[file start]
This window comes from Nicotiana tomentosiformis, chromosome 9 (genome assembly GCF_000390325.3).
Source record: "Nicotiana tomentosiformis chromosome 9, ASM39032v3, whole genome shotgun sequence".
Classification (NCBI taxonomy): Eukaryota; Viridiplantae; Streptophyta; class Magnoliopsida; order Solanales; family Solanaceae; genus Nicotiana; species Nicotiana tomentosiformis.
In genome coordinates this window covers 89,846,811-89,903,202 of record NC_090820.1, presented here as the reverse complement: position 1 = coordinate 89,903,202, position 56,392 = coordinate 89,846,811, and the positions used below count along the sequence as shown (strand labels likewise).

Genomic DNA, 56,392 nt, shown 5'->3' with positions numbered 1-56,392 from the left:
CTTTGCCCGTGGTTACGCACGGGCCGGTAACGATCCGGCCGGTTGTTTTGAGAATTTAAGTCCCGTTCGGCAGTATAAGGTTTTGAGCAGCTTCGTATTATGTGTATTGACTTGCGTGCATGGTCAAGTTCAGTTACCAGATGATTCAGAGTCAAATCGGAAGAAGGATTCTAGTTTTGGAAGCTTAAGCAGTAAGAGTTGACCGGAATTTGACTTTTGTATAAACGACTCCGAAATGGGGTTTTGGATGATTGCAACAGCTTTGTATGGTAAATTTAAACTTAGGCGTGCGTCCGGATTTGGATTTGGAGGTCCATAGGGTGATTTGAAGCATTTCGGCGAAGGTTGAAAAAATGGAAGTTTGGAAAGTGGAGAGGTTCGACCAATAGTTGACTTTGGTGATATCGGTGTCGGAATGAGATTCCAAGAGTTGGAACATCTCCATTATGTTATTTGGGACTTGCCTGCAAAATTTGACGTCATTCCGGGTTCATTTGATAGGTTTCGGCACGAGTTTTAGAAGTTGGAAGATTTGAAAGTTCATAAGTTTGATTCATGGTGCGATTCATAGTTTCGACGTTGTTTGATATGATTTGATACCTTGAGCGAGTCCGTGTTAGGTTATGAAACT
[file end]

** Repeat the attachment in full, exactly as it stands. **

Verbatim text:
This window comes from Nicotiana tomentosiformis, chromosome 9 (genome assembly GCF_000390325.3).
Source record: "Nicotiana tomentosiformis chromosome 9, ASM39032v3, whole genome shotgun sequence".
Classification (NCBI taxonomy): Eukaryota; Viridiplantae; Streptophyta; class Magnoliopsida; order Solanales; family Solanaceae; genus Nicotiana; species Nicotiana tomentosiformis.
In genome coordinates this window covers 89,846,811-89,903,202 of record NC_090820.1, presented here as the reverse complement: position 1 = coordinate 89,903,202, position 56,392 = coordinate 89,846,811, and the positions used below count along the sequence as shown (strand labels likewise).

Genomic DNA, 56,392 nt, shown 5'->3' with positions numbered 1-56,392 from the left:
CTTTGCCCGTGGTTACGCACGGGCCGGTAACGATCCGGCCGGTTGTTTTGAGAATTTAAGTCCCGTTCGGCAGTATAAGGTTTTGAGCAGCTTCGTATTATGTGTATTGACTTGCGTGCATGGTCAAGTTCAGTTACCAGATGATTCAGAGTCAAATCGGAAGAAGGATTCTAGTTTTGGAAGCTTAAGCAGTAAGAGTTGACCGGAATTTGACTTTTGTATAAACGACTCCGAAATGGGGTTTTGGATGATTGCAACAGCTTTGTATGGTAAATTTAAACTTAGGCGTGCGTCCGGATTTGGATTTGGAGGTCCATAGGGTGATTTGAAGCATTTCGGCGAAGGTTGAAAAAATGGAAGTTTGGAAAGTGGAGAGGTTCGACCAATAGTTGACTTTGGTGATATCGGTGTCGGAATGAGATTCCAAGAGTTGGAACATCTCCATTATGTTATTTGGGACTTGCCTGCAAAATTTGACGTCATTCCGGGTTCATTTGATAGGTTTCGGCACGAGTTTTAGAAGTTGGAAGATTTGAAAGTTCATAAGTTTGATTCATGGTGCGATTCATAGTTTCGACGTTGTTTGATATGATTTGATACCTTGAGCGAGTCCGTGTTAGGTTATGAAACT